This week we were visited by two representatives from the New York's Center for Court Innovation. They were here because Seattle's Community Court was selected by the U.S. Department of Justice as one of three "mentor" courts in the country to help other communities follow our model. When you work on a project like the Community Court, as I have for the last four years, you focus on the day to day details. Outside experts give you perspective. They watched a group of defendants enter Community Court on Wednesday and then do their Community Service in Lake City on Thursday. They were not only impressed with our ability to get our defendants out working, but also by the way that we have integrated our program into existing community organizations. In many places, community service is make-work. Not so in Seattle! We do work that the community needs and we do it working with the community. On Thursday, our visitors were amazed to see our defendants working alongside members of the Lake City Chamber to remove invasive ivy from the median in Lake City Way and to design a mural to brighten up the neighborhood. I am very proud of the partnerships we have built.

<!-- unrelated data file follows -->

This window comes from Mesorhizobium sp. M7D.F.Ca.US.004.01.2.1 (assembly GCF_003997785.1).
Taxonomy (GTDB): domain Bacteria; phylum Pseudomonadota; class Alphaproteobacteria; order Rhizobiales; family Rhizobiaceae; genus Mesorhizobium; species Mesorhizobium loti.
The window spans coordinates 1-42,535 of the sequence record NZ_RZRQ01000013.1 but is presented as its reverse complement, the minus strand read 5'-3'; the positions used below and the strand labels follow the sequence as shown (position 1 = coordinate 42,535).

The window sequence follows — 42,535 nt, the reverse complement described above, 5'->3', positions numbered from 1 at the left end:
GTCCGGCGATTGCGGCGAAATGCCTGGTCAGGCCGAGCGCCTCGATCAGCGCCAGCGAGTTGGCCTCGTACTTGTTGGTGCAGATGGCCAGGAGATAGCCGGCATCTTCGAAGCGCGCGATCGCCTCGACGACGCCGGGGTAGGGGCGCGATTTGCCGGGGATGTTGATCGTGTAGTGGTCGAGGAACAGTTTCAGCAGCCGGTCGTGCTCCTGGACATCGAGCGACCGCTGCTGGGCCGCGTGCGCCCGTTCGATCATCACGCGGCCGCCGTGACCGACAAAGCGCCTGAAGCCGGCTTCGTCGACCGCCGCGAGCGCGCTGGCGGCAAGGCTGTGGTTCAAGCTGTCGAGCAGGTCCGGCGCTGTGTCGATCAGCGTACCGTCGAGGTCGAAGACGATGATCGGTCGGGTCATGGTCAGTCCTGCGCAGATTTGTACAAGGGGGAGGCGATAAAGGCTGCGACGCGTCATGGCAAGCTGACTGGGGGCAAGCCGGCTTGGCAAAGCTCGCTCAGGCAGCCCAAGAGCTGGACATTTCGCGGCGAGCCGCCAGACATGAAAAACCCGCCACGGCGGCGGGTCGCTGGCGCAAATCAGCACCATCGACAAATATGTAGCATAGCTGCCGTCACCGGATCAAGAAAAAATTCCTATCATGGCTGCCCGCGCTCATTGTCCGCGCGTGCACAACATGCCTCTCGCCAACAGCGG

Sunday, August 2, 2009
In Seattle, we are moving beyond relying entirely on incarceration as our only tool for dealing with crime. Looking at what motivates people and using that motivation to change their behavior is an effective way to fight crime. We have employed the concept of community-involved crime prevention for some years now. This concept is based on the notion that community norms drive behavior. To understand how this works, think about smoking. Anyone over the age of 30 remembers a time when people routinely smoked in offices, meetings, theaters, restaurants and even airplanes. Smokers would walk into a home and ask for an ash tray. Our community norms have changed to such a degree that most people could not imagine lighting up in any of those places. It's not the fear of getting caught the prevents even the most ardent smoker from lighting up, but the social response that such a behavior would trigger.